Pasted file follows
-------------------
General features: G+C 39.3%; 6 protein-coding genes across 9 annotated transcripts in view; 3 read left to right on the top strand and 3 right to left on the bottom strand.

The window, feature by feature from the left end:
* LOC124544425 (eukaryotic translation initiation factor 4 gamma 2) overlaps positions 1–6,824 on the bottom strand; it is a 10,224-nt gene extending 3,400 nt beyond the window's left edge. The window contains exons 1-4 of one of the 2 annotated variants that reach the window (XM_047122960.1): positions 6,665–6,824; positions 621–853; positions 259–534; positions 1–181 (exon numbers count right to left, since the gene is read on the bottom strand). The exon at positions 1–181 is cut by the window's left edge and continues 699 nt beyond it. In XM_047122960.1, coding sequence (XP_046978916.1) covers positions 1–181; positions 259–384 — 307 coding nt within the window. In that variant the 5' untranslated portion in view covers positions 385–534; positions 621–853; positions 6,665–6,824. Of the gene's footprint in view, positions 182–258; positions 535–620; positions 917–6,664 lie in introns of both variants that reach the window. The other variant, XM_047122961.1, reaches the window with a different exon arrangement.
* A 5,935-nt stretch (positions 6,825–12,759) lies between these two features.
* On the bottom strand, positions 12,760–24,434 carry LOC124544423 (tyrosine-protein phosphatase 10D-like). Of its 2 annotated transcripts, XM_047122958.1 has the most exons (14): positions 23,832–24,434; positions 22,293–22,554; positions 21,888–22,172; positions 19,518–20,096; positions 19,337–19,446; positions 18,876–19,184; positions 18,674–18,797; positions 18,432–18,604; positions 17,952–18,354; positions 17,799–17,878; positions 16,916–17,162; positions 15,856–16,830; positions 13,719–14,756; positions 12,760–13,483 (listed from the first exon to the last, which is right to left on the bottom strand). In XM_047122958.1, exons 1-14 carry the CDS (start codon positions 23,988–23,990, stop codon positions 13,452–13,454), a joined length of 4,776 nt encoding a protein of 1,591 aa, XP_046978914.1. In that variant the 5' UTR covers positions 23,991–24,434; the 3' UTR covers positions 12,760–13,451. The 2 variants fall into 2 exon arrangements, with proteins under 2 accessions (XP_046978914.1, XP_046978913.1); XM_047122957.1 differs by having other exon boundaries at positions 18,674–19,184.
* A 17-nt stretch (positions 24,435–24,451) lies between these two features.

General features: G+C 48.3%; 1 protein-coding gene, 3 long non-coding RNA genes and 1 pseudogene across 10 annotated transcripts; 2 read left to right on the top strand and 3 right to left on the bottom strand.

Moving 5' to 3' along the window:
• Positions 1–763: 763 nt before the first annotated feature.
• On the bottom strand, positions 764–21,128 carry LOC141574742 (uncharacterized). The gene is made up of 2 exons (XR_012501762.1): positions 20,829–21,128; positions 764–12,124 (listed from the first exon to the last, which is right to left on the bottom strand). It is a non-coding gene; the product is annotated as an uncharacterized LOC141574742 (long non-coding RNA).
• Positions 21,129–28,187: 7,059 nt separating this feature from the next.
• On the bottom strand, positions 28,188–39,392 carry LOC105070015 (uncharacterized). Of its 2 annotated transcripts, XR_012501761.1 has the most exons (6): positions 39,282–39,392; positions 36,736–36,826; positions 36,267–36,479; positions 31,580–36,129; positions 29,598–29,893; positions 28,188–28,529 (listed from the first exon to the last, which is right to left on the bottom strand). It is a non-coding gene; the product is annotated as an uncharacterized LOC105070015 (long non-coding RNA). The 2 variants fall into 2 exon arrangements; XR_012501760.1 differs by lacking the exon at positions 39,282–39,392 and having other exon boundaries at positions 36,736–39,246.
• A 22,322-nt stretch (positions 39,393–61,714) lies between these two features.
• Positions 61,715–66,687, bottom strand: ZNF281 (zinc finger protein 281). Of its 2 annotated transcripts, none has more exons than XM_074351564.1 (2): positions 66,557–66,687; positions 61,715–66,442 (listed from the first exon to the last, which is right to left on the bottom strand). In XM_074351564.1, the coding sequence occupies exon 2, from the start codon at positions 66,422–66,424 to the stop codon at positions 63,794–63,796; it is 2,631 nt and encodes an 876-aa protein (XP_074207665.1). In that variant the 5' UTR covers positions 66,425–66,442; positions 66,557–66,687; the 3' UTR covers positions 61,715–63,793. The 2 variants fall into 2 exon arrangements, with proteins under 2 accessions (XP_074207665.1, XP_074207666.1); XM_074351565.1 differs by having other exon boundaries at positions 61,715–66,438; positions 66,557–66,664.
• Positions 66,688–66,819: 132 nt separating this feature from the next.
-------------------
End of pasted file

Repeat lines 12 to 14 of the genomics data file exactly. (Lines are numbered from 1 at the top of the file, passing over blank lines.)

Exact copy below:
• On the bottom strand, positions 28,188–39,392 carry LOC105070015 (uncharacterized). Of its 2 annotated transcripts, XR_012501761.1 has the most exons (6): positions 39,282–39,392; positions 36,736–36,826; positions 36,267–36,479; positions 31,580–36,129; positions 29,598–29,893; positions 28,188–28,529 (listed from the first exon to the last, which is right to left on the bottom strand). It is a non-coding gene; the product is annotated as an uncharacterized LOC105070015 (long non-coding RNA). The 2 variants fall into 2 exon arrangements; XR_012501760.1 differs by lacking the exon at positions 39,282–39,392 and having other exon boundaries at positions 36,736–39,246.
• A 22,322-nt stretch (positions 39,393–61,714) lies between these two features.
• Positions 61,715–66,687, bottom strand: ZNF281 (zinc finger protein 281). Of its 2 annotated transcripts, none has more exons than XM_074351564.1 (2): positions 66,557–66,687; positions 61,715–66,442 (listed from the first exon to the last, which is right to left on the bottom strand). In XM_074351564.1, the coding sequence occupies exon 2, from the start codon at positions 66,422–66,424 to the stop codon at positions 63,794–63,796; it is 2,631 nt and encodes an 876-aa protein (XP_074207665.1). In that variant the 5' UTR covers positions 66,425–66,442; positions 66,557–66,687; the 3' UTR covers positions 61,715–63,793. The 2 variants fall into 2 exon arrangements, with proteins under 2 accessions (XP_074207665.1, XP_074207666.1); XM_074351565.1 differs by having other exon boundaries at positions 61,715–66,438; positions 66,557–66,664.